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New York Shooting Victim Allowed to Sue Gun Manufacturer

Written by Ankin Law Office

Manufacturers and distributors can be held liable for injuries caused by product defects under theories of product liability, but what about non-defective – but dangerous – products like a gun?

A New York appellate court recently held that the plaintiff could proceed in his lawsuit against a gun manufacturer and distributor for injuries that he sustained when he was shot in 2003. The plaintiff sued the manufacturer and distributor of the Hi-Point 9 mm semi-automatic “Saturday Night Special” handgun.

According to this article, the appellate court allowed the case to move forward because the plaintiff’s claims fell within exceptions contained in the Protection of Lawful Commerce in Arms Act. Although manufacturers and distributors are generally immune from lawsuits over gun violence under the Protection of Lawful Commerce in Arms Act (PLCAA), the law does contain certain exceptions whereby manufacturers and distributors can be held liable. Among the exceptions are situations in which the businesses knew or have reason to known that the guns they sold would be used illegally.

The lawsuit alleges that a gun trafficker James Bostic bought 181 guns from an Ohio dealer, Charles Brown, over a six-month period in 2000. Brown purchased the guns using cash through a straw purchaser named Kimberly Upshaw. Cornell Caldwell obtained one of the guns and used it to shoot the plaintiff. According to the lawsuit, plaintiff alleges that Bostic picked out and paid for the guns while Upshaw filled out the paperwork, which should have signaled to Brown that a straw purchase was occurring, the distributor should have known that he was selling guns to a gun trafficking ring.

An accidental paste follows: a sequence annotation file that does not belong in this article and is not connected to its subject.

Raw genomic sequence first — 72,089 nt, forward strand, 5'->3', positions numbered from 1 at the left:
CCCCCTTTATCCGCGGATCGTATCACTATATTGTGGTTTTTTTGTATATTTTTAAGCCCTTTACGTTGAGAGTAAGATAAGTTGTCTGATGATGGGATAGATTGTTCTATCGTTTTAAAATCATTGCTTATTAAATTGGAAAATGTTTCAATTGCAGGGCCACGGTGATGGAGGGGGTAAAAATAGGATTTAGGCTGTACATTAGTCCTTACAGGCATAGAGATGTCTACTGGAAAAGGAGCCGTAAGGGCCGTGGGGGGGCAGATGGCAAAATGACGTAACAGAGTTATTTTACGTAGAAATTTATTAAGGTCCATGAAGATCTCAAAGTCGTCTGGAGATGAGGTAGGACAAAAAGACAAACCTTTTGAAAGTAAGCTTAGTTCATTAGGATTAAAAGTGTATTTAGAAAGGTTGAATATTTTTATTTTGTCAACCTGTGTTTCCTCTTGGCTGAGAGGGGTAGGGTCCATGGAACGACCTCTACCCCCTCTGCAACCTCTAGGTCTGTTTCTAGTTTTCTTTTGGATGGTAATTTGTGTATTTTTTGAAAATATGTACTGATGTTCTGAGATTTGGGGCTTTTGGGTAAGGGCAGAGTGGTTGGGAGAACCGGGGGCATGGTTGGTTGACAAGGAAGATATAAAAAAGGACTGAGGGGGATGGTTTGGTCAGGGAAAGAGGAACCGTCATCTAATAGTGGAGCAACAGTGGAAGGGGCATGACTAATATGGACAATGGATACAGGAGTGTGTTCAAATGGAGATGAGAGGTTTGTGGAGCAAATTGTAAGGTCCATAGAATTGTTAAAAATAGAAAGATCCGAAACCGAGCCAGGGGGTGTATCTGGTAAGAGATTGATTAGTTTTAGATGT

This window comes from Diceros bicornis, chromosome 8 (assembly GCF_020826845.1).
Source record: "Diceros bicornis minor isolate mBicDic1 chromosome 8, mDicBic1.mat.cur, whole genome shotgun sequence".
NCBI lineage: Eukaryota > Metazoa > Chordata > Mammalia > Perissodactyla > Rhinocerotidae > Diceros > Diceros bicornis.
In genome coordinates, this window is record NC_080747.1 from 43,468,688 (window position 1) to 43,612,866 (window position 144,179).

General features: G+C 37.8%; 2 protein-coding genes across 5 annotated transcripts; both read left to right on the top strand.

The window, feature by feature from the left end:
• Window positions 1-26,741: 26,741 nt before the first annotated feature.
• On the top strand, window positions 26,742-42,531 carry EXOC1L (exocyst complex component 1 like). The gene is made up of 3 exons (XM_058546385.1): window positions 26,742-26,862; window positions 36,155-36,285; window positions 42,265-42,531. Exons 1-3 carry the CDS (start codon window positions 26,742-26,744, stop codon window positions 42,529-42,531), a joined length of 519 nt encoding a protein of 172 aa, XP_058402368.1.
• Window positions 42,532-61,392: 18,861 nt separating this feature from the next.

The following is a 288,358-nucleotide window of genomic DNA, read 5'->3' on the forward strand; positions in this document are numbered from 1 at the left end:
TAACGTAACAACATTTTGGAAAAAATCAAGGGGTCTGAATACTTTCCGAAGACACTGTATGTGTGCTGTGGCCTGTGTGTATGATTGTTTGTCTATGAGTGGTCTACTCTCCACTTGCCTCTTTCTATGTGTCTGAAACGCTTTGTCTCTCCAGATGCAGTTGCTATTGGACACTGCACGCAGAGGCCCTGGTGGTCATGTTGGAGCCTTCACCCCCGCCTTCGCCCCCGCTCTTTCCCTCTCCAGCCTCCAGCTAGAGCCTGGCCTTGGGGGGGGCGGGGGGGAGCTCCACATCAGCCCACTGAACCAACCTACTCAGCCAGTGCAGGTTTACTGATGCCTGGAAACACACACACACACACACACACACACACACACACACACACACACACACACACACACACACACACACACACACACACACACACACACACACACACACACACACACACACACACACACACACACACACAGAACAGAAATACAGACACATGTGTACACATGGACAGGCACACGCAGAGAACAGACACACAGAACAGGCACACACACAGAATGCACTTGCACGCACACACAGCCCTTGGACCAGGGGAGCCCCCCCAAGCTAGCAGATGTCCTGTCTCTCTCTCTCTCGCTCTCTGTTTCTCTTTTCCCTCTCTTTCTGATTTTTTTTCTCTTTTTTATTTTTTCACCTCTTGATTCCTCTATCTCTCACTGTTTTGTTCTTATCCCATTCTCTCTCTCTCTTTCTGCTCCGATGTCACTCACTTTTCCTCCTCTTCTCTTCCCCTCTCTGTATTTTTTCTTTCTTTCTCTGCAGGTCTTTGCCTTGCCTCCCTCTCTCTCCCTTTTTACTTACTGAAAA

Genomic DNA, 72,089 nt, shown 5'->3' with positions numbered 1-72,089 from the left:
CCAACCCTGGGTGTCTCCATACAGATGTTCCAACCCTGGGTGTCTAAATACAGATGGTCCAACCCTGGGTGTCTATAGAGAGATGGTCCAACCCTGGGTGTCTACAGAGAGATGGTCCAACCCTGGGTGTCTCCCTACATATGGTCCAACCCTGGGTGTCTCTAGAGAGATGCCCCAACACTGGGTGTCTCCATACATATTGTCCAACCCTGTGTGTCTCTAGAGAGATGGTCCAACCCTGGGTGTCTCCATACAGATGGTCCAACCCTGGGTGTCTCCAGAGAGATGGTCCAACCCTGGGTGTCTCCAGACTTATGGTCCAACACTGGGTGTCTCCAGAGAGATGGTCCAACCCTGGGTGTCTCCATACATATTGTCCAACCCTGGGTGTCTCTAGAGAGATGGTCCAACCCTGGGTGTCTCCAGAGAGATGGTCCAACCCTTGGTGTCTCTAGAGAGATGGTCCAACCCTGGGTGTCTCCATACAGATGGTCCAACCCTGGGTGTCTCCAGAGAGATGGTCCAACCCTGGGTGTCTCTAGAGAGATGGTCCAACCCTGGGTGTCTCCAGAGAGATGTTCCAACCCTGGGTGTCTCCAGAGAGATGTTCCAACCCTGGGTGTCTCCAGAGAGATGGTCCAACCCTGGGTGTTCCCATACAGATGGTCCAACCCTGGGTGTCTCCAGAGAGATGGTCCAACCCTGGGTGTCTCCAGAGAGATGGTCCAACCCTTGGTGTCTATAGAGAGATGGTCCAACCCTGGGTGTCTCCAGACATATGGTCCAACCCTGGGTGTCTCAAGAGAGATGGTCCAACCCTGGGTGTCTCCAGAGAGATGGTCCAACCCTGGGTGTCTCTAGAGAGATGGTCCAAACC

This is the first case in which a court has held that a gun manufacturer may be held liable under the PLCAA, according to the Washington-based Brady Campaign to Prevent Gun Violence.

The lawsuit could open the door to additional lawsuits against gun manufacturers and distributors, according to Jonathan Lowy, the Brady Center attorney who argued the appeal for the plaintiff.

“Cases like this send a powerful message to those bad apples in the gun industry who want to profit from the criminal gun trade thinking that they’re above the law and they’ll never have to pay the cost when innocent people are shot,” Lowy said. “And cases like this send a message that even if you don’t care about the human consequences, if you care about your bottom line you should act responsibly.”

Categories: Personal Injury